Ambitious, but rubbish

3D Printing LIDAR Survey Topography (GeoTIFF to hollowed resin print)

written by Gia Ferrari on 2023-01-13

Primary Goals

  1. Obtain a physical print of publicly-available LiDAR survey data, suitable for educational and decorative use.
  2. Evaluate suitability of common open-source mesh manipulation and 3D printer slicer software for larger datasets (millions of mesh vertices).

Secondary Goals

  1. Demonstrate an up-to-date and libre workflow for generating mesh data from commonly-available GeoTIFF data, as existing methods documented on the web use proprietary tools and/or tools difficult to run on modern systems.
  2. Demonstrate an inexpensive and visually pleasing way to paint the resulting physical print.


  1. Topographical survey data containing your region of interest, in GeoTIFF format. We will explore options below.
  2. A working Python 3.X (or later, assuming later Python versions maintain source compatibility with 3.X). Setup guide.
  3. The GIT source control program (technically optional). Downloads
  4. A computer with a lot of RAM, 24GiB or more preferred. Processing the data into a mesh has relatively low requirements. However, editing operations shown in this tutorial (hollowing, supporting, slicing, mesh simplification) will consume a lot of RAM. If your region of interest is small or survey resolution is low, you may get away with less. Using a large swapfile and other memory management tricks such as zSwap may help, but these are beyond the scope of this doc. My advice would be to close all extra programs (web browsers, in particular) and just give it a shot with what you have.
  5. A couple gigabytes of free disk space. An SSD will make this a lot faster, but any storage medium should work. If you’re working with extremely large files, you may end up going past FAT32’s limit of 4GiB per file. This is unlikely, but using any other filesystem (EXT4, NTFS, etc) will not have this issue.
  6. The ability to extract TAR archives (Linux and OSX have built in tools, Windows users can use something like 7Zip).
  7. A copy of Meshlab (to simplify the mesh).
  8. A copy of PrusaSlicer (to hollow and support). This is optional if you have an existing STL printing workflow you like.

Selecting and obtaining survey data

Our objective here is to obtain a GeoTIFF representation of topographical survey data.

Finding topographical data

The best source of data for any new entrant must be OpenTopography, which is an invaluable collection of topographical data from across the world. Your first step is to find the most appropriate (typically: highest resolution) scan available for your region of interest. This may be done via their map-based query tool. Make sure the survey you select completely encompasses your region of interest. We will discard data outside your region of interest when we download the data. Consider signing up for a free account at OpenTopography, as this will let you check on your export jobs easily. Once you find a suitable dataset, visit its detail page by clicking its name in the map popup that shows when you click on a survey. For this example, we can use a scan of the Flatirons area in Colorado, USA: Please always abide by the license listed on the dataset. For this example, the license is CC BY 4.0, but this is different per dataset.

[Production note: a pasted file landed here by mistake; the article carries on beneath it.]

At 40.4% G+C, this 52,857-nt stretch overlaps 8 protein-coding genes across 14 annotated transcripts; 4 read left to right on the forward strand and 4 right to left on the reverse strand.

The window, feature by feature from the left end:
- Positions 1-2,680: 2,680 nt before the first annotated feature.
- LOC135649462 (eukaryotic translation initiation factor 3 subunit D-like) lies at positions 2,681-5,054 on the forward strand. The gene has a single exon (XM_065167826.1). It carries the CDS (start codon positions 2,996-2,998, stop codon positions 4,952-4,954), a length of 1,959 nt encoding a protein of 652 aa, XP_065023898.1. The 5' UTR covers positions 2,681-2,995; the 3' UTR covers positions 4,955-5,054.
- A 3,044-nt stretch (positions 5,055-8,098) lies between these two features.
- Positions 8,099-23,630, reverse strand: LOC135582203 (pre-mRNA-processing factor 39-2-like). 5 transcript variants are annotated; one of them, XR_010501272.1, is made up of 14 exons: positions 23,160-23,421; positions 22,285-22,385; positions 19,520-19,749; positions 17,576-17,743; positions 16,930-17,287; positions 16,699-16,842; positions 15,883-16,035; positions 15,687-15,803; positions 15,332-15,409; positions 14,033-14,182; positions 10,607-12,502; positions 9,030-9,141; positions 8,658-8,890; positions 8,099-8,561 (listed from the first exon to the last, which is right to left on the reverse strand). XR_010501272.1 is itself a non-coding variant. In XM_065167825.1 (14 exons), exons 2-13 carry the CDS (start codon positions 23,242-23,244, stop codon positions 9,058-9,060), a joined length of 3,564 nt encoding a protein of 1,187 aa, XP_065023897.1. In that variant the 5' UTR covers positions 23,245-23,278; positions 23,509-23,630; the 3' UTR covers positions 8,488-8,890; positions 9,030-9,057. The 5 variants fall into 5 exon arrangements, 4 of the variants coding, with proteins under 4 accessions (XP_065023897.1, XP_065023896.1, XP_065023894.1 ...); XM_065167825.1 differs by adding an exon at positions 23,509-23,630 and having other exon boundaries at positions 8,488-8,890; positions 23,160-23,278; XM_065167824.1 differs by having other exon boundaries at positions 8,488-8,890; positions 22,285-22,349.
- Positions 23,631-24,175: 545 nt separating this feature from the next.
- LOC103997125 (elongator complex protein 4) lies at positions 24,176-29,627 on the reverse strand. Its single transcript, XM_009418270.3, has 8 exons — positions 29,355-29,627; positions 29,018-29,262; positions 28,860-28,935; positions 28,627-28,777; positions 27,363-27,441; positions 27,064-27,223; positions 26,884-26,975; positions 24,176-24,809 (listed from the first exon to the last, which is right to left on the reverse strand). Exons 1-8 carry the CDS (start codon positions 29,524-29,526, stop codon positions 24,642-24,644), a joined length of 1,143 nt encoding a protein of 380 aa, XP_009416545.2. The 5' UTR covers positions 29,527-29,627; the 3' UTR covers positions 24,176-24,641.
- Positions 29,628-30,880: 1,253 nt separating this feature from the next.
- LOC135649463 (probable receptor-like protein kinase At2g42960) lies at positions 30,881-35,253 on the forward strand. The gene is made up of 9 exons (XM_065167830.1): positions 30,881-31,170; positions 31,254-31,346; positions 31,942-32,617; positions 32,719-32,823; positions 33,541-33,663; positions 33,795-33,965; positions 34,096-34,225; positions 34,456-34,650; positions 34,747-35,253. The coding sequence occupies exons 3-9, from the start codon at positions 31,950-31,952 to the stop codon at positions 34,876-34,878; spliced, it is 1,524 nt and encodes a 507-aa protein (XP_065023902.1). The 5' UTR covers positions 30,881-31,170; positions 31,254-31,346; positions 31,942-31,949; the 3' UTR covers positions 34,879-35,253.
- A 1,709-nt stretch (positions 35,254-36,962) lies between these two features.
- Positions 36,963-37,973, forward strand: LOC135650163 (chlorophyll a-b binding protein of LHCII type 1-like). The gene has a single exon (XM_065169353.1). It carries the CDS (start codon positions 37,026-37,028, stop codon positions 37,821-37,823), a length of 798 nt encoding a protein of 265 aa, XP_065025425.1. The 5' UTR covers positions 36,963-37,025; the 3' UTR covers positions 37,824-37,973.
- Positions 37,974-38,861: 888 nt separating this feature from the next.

Downloading topographical data

You should be on a dataset info page that looks a little like this: A screenshot of a dataset info page, with the Raster Data button highlighted

If you need an example page, you can use this scan. Click the "Raster Data" button as indicated by the red arrow in my screenshot. You will be dropped onto a fairly complex page, but we are almost done. Select GeoTiff as the Data Output Format, and make sure Digital Terrain Model (DTM) is selected. If you want to include trees and buildings, you will want Digital Surface Model (DSM). You can read about the difference here. Next, use the Select A Region button in the map (denoted by a red arrow in my screenshot) to select your region of interest (click and drag on the map after clicking the button):

A screenshot of a map with the Select A Region button highlighted and a sample region selected

Enter a meaningful-to-you job title and description at the bottom, double check your email, and leave everything else as default. Click Submit.

After a while, you should receive an email like this:

An email from containing details about a completed export job

Go ahead and follow the link and download the file, then click on "Download compressed raster results".

A download page for a completex export job, with the raster download link highlighted

Extract the single TIFF file in the downloaded archive and put it somewhere convenient.

Processing GeoTIFF into an STL